Friday links: the gender gap in political science, birds=rabbits, cartoon vs. Jeremy, and more

Also this week:  the ESA meeting of Jeremy’s dreams, prominent geneticist suspended over bullying allegations, common complaints about the biomedical research funding system are overstated (?), and more.

From Jeremy:

Years ago, I did a post arguing that the ESA annual meeting should return to 15 min. talk slots (which it had many years ago), schedule the final talk and poster sessions for Thursday afternoon, and give Friday over to workshops and field trips. So I can’t tell you how happy I am that ESA is going to do all those things next year! 🙂 Not that I’m claiming any credit for this change, of course–these changes are a response to input from meeting attendees. I’m just happy that the changes are happening.

Speaking of conference organization, here’s Stephen Heard on what he learned from organizing a conference.

Political scientist and FiveThirtyEight writer Julia Azari’s advice on how scholars should blog for public audiences. Aimed at political scientists but I think a lot of it generalizes.

How did Jeffrey Epstein meet so many famous scientists? Literary agent John Brockman. Related.

Alan Cooper, prominent head of the Australian Centre for Ancient DNA, has been suspended following allegations he bullied staff and students. An investigation is ongoing.

An argument that many complaints about the state of biomedical research are overstated. I have no basis on which to evaluate this, but I found it very interesting. Some of the points may apply to ecology as well, for instance regarding the common complaint that funding agencies are too risk-averse. (ht Marginal Revolution)

If you, like me, find it interesting to learn about diversity and equity issues in other fields, in order to be able to place the situation in ecology into a broader comparative context, you’ll want to check out the upcoming Washington Post series on the gender gap in political science. (ht @dandrezner)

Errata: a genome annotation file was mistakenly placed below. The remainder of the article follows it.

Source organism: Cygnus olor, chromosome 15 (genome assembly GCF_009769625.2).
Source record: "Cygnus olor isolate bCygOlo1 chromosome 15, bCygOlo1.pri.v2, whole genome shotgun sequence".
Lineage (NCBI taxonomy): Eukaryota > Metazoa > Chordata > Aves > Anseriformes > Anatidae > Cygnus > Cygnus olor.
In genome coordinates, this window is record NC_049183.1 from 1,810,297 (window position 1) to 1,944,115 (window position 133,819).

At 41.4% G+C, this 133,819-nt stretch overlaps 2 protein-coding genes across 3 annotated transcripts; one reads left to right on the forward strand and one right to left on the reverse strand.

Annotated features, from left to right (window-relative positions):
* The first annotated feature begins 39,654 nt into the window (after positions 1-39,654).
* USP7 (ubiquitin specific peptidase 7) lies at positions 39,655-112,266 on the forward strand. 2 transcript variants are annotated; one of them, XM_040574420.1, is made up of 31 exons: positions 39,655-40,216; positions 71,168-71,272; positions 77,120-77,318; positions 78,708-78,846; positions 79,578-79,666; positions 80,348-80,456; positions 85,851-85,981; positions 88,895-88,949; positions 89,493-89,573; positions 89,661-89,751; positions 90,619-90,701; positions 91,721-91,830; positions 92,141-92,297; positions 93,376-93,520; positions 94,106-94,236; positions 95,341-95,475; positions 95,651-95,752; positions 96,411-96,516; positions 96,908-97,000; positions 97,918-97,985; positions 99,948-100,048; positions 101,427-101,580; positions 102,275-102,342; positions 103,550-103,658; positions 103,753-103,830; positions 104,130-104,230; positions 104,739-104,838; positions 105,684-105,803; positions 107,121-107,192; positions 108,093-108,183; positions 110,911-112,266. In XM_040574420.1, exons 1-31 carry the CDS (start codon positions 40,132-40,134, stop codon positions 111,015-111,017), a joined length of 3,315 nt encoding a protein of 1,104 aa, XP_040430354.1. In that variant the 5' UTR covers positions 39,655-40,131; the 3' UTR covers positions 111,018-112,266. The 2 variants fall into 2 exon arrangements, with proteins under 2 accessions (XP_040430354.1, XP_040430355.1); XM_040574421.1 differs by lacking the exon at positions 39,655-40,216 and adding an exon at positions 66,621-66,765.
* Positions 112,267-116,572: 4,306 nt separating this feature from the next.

I was interested to learn that the list of top-earning Patreon creators includes a couple of people or groups making popular science videos. Here are the YouTube channels for Kurtzgesagt and Veritasium. This isn’t an endorsement–I’ve only watched a couple of videos from each channel. Just passing this along in case you, like me, were curious what sort of science-related content is being produced by the most popular independent science popularizers these days. Each of these Patreon accounts has over 7,000 patrons, probably takes in tens of thousands of dollars monthly in patronage contributions, and produces YouTube videos that get millions of views. (ht Marginal Revolution)

Pew reports that US public opinion on climate change remains politically polarized, but overall opinion is shifting increasingly towards seeing climate change as an urgent problem. (ht @noahpinion)

Thank you to Callie Chappell for tweeting a very kind–and admirably accurate–cartoon summary of my ESA talk. Callie did a bunch of these cartoons for ESA. It’s great to see people experimenting with new ways of sharing science. But has my hair really gone that grey? [Narrator: Yes. Yes, it has.]

Real life bird-rabbit illusion. 🙂 (ht @noahpinion)

From Meghan:

EEB Mentor Match 2019 is up and running! This is something that Terry McGlynn and I have run the past couple of years. Unfortunately, I don’t have time to run it this fall, but fortunately Terry is on it! Here’s more info!

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